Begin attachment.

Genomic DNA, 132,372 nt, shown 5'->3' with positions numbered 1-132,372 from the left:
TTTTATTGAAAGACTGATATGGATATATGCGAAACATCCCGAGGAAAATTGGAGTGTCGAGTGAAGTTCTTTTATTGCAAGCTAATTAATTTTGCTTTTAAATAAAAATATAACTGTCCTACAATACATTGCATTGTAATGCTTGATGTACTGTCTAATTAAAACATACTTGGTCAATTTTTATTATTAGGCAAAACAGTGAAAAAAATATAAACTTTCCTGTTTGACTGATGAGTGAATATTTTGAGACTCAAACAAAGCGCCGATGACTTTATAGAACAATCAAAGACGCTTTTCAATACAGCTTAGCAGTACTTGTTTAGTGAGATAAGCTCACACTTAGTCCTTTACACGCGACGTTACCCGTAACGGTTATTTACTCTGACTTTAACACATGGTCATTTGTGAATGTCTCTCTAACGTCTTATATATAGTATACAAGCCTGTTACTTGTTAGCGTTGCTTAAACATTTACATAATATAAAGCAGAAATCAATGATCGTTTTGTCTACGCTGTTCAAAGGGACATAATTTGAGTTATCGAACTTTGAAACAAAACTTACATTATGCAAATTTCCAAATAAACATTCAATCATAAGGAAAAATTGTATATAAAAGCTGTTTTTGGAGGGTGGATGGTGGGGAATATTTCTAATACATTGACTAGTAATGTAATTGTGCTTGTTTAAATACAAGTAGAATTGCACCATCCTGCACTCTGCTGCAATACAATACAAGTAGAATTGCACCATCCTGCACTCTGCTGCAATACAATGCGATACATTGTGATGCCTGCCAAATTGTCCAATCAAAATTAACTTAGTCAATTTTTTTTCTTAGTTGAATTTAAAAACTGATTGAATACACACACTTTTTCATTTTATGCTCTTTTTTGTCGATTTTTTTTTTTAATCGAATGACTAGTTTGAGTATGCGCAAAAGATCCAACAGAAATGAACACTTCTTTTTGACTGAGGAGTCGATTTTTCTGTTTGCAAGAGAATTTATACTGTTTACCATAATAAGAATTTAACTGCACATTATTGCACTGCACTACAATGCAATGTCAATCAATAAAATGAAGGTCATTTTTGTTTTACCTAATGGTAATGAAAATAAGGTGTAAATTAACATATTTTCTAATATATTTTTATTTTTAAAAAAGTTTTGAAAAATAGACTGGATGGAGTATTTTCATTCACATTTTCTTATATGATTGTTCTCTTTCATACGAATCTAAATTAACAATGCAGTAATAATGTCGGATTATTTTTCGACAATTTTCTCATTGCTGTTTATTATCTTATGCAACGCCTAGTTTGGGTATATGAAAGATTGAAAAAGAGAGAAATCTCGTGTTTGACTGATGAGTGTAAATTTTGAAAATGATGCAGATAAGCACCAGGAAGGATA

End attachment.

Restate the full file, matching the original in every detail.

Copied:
Genomic DNA, 132,372 nt, shown 5'->3' with positions numbered 1-132,372 from the left:
TTTTATTGAAAGACTGATATGGATATATGCGAAACATCCCGAGGAAAATTGGAGTGTCGAGTGAAGTTCTTTTATTGCAAGCTAATTAATTTTGCTTTTAAATAAAAATATAACTGTCCTACAATACATTGCATTGTAATGCTTGATGTACTGTCTAATTAAAACATACTTGGTCAATTTTTATTATTAGGCAAAACAGTGAAAAAAATATAAACTTTCCTGTTTGACTGATGAGTGAATATTTTGAGACTCAAACAAAGCGCCGATGACTTTATAGAACAATCAAAGACGCTTTTCAATACAGCTTAGCAGTACTTGTTTAGTGAGATAAGCTCACACTTAGTCCTTTACACGCGACGTTACCCGTAACGGTTATTTACTCTGACTTTAACACATGGTCATTTGTGAATGTCTCTCTAACGTCTTATATATAGTATACAAGCCTGTTACTTGTTAGCGTTGCTTAAACATTTACATAATATAAAGCAGAAATCAATGATCGTTTTGTCTACGCTGTTCAAAGGGACATAATTTGAGTTATCGAACTTTGAAACAAAACTTACATTATGCAAATTTCCAAATAAACATTCAATCATAAGGAAAAATTGTATATAAAAGCTGTTTTTGGAGGGTGGATGGTGGGGAATATTTCTAATACATTGACTAGTAATGTAATTGTGCTTGTTTAAATACAAGTAGAATTGCACCATCCTGCACTCTGCTGCAATACAATACAAGTAGAATTGCACCATCCTGCACTCTGCTGCAATACAATGCGATACATTGTGATGCCTGCCAAATTGTCCAATCAAAATTAACTTAGTCAATTTTTTTTCTTAGTTGAATTTAAAAACTGATTGAATACACACACTTTTTCATTTTATGCTCTTTTTTGTCGATTTTTTTTTTTAATCGAATGACTAGTTTGAGTATGCGCAAAAGATCCAACAGAAATGAACACTTCTTTTTGACTGAGGAGTCGATTTTTCTGTTTGCAAGAGAATTTATACTGTTTACCATAATAAGAATTTAACTGCACATTATTGCACTGCACTACAATGCAATGTCAATCAATAAAATGAAGGTCATTTTTGTTTTACCTAATGGTAATGAAAATAAGGTGTAAATTAACATATTTTCTAATATATTTTTATTTTTAAAAAAGTTTTGAAAAATAGACTGGATGGAGTATTTTCATTCACATTTTCTTATATGATTGTTCTCTTTCATACGAATCTAAATTAACAATGCAGTAATAATGTCGGATTATTTTTCGACAATTTTCTCATTGCTGTTTATTATCTTATGCAACGCCTAGTTTGGGTATATGAAAGATTGAAAAAGAGAGAAATCTCGTGTTTGACTGATGAGTGTAAATTTTGAAAATGATGCAGATAAGCACCAGGAAGGATA